Add the onions to the pot and cook till tender, about 8 minutes. Add the garlic and cook an additional minute. Pour in some of the wine and scrape up the brown bits at the bottom of the pan using a wooden spoon. Pour in the remainder of the bottle of wine, then add the porcini mushrooms. Return the short ribs to the pot. Add enough beef stock to completely cover the ribs. Add the rosemary and thyme, then bring the mixture to a simmer. Cover the pot and transfer to the oven. Cook until the ribs are tender and falling off the bone, about 2.5 to 3 hours.

Remove the ribs from the pot and set aside to cool. Using an immersion blender, blend the juices and vegetable until smooth. Season with salt and pepper, if needed. Bring the sauce to a simmer and reduce until thick, about 20 to 30 minutes.

When the short ribs are cool enough to handle, remove the meat from the bones and shred. Return the beef to the pot with the reduced sauce. At this point, the ragu can be cooled and stored in the refrigerator for the following day. This will allow the flavors to fully develop. This is a great make-ahead dish!

When you’re ready to put the meal together, re-heat the ragu. Fill a large pot with water and season generously with salt. Bring to a boil. Stir in pasta and cook until al dente. Drain pasta and combine with short rib ragu. Serve with a sprinkle of fresh parsley. Enjoy!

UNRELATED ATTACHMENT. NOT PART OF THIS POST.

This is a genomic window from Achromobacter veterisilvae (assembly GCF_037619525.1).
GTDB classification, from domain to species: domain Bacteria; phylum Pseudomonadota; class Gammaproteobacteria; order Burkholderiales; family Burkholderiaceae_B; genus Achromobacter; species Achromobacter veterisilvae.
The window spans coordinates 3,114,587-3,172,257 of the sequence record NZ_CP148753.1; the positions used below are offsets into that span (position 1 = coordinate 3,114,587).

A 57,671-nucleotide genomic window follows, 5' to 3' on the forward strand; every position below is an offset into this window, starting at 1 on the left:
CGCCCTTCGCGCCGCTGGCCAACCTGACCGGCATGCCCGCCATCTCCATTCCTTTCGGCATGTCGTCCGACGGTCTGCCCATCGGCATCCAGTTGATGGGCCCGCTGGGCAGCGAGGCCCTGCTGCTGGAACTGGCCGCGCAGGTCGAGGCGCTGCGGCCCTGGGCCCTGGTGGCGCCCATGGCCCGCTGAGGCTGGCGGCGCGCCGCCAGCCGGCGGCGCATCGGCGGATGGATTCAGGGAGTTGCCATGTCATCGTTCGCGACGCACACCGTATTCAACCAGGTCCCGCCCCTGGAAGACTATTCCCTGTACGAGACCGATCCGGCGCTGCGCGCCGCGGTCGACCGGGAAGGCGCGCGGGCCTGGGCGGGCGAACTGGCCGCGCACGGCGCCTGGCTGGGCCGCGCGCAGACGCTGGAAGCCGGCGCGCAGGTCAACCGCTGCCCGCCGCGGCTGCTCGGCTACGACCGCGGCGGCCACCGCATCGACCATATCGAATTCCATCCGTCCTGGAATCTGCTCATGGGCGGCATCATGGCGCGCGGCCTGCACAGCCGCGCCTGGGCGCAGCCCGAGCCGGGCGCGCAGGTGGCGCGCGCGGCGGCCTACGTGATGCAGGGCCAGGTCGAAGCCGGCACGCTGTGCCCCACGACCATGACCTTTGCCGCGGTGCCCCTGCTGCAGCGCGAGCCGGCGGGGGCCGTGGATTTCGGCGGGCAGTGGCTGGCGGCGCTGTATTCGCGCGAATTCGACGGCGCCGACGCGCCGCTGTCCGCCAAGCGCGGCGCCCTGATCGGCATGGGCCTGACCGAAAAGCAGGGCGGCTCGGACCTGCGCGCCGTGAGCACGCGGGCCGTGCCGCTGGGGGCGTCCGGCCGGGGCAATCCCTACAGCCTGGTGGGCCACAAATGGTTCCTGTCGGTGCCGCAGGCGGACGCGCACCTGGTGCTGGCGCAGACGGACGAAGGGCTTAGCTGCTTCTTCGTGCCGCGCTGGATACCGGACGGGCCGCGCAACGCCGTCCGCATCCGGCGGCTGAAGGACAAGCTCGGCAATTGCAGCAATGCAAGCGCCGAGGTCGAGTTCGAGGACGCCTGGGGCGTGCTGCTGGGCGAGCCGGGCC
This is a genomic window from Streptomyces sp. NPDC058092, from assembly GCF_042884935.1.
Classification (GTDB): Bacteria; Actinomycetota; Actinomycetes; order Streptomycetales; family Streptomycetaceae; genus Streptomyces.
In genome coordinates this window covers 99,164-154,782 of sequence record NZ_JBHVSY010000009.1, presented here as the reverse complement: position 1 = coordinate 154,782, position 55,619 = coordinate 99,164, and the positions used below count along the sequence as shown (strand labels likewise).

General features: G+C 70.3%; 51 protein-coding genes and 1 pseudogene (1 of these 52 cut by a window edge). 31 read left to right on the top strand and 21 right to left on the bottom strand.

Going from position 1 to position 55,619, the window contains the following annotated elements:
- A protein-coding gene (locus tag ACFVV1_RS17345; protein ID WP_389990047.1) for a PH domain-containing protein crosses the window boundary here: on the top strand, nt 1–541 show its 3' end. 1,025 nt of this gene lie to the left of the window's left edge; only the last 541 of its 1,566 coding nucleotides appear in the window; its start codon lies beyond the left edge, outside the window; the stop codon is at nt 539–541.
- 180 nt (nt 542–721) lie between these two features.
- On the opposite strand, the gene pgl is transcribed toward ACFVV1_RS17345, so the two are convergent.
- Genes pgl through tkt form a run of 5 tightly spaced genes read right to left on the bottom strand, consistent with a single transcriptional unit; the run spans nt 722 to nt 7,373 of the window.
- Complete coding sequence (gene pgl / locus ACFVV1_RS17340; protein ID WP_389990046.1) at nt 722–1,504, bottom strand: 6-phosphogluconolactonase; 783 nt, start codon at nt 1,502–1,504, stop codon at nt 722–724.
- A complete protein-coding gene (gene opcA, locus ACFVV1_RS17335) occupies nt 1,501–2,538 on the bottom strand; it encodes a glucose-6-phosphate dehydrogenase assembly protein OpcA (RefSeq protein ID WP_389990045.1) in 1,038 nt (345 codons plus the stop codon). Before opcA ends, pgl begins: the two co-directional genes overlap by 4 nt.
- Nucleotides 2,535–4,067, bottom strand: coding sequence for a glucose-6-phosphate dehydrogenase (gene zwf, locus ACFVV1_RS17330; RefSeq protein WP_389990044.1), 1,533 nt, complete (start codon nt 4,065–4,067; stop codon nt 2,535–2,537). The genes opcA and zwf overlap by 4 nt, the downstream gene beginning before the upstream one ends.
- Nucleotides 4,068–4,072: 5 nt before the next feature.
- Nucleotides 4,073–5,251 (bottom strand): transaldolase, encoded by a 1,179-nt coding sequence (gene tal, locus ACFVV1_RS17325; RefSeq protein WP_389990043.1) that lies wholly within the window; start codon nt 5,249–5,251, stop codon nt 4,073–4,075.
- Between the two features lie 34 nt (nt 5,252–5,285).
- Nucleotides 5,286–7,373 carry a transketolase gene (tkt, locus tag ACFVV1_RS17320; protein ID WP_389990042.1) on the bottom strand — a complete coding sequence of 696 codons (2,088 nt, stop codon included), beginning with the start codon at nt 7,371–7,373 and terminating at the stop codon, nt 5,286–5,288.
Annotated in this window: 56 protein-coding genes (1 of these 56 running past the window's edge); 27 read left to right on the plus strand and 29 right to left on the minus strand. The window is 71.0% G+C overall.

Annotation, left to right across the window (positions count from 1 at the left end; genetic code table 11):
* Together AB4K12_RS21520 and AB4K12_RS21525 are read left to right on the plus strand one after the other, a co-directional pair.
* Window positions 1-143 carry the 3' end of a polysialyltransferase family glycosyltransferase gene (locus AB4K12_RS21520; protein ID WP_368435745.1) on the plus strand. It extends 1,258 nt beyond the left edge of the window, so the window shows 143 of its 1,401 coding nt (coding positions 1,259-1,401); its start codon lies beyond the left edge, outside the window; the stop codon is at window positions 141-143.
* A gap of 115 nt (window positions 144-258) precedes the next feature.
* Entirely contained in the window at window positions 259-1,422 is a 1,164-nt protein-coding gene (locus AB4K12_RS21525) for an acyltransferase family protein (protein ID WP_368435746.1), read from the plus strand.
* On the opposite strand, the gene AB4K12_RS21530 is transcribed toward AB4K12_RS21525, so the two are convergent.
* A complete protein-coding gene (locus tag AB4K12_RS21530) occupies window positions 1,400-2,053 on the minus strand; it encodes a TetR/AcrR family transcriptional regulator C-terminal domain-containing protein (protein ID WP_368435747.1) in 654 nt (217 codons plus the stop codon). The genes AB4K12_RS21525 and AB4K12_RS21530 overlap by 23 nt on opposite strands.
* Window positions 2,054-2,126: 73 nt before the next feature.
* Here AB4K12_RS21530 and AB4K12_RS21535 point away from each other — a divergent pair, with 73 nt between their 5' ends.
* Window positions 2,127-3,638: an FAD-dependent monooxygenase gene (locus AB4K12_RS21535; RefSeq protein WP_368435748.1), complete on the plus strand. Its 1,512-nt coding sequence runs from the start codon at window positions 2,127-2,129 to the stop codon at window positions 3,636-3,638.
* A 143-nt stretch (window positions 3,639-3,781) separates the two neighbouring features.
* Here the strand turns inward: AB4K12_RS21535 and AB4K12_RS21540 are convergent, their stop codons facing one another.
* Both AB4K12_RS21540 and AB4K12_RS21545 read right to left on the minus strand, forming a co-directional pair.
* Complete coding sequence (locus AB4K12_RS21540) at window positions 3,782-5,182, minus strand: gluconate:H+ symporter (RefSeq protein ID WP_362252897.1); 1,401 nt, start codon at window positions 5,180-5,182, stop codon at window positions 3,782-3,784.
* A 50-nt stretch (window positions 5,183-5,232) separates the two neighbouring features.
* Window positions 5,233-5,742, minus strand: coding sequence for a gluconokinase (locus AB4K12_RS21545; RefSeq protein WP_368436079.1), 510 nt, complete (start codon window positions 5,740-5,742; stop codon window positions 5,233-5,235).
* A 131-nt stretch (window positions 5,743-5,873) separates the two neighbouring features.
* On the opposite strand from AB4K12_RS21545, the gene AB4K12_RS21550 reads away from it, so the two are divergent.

Spicy Chicken Soup

I have a confession to make…I don’t like chicken soup. I find it dull and a bit depressing. There, I said it. Sometimes I feel a bit strange admitting I’m not a fan of chicken soup. People look at me strangely, give me that what’s wrong with you? glance. My husband, on the other hand, loves it. Homemade, from a can, in a restaurant, with noodles, with rice — he’ll eat them all. Recently, I decided to challenge myself and try to create a chicken soup we both could enjoy. Not an easy feat, I know. First, I knew that it had to be spicy. John’s family is from Mexico, and he definitely loves heat. I wanted to create layers of bold, rich flavor. Using ancho chiles, onions, fresh corn, tomatoes and shredded chicken thighs, I was able to do just that. One spoonful of this soup and I knew I created a keeper. When John tasted it, he thoroughly agreed. This soup is perfect for chilly days like the ones we have now, when you want to warm your body from the inside out.

Spicy Chicken Soup

Makes 6 to 8 servings

What You’ll Need:

3 lbs chicken thighs, poached, skin removed and shredded
2 tablespoons canola oil
2 ears of fresh corn, kernels removed
1 large onion, chopped
1 serrano pepper, diced
3 cloves garlic, minced
2 large ancho chiles, soaked in hot water for 15 minutes, seeded, stemmed and roughly chopped
2 teaspoons smoked paprika
1 teaspoon ground cumin
1-28 oz can of diced or crushed tomatoes
4 cups chicken stock
Kosher salt
Freshly ground black pepper
2 handfuls cilantro, roughly chopped
2 limes
avocado, sliced
sour cream, for garnish

In a large pot, heat the canola oil over medium-high heat. Saute the corn kernels for 3 to 5 minutes. Add the onions, garlic and serrano pepper. Cook until soft, about 5 minutes. Add the cumin and smoked paprika. Let saute for an additional 5 minutes.

In a small food processor, puree the ancho chile with some of the chicken stock until smooth. Add the ancho, tomatoes and remainder of the chicken stock to the pot. Bring to a simmer and reduce heat to medium-low. Let simmer for 10 minutes, allowing flavors to combine.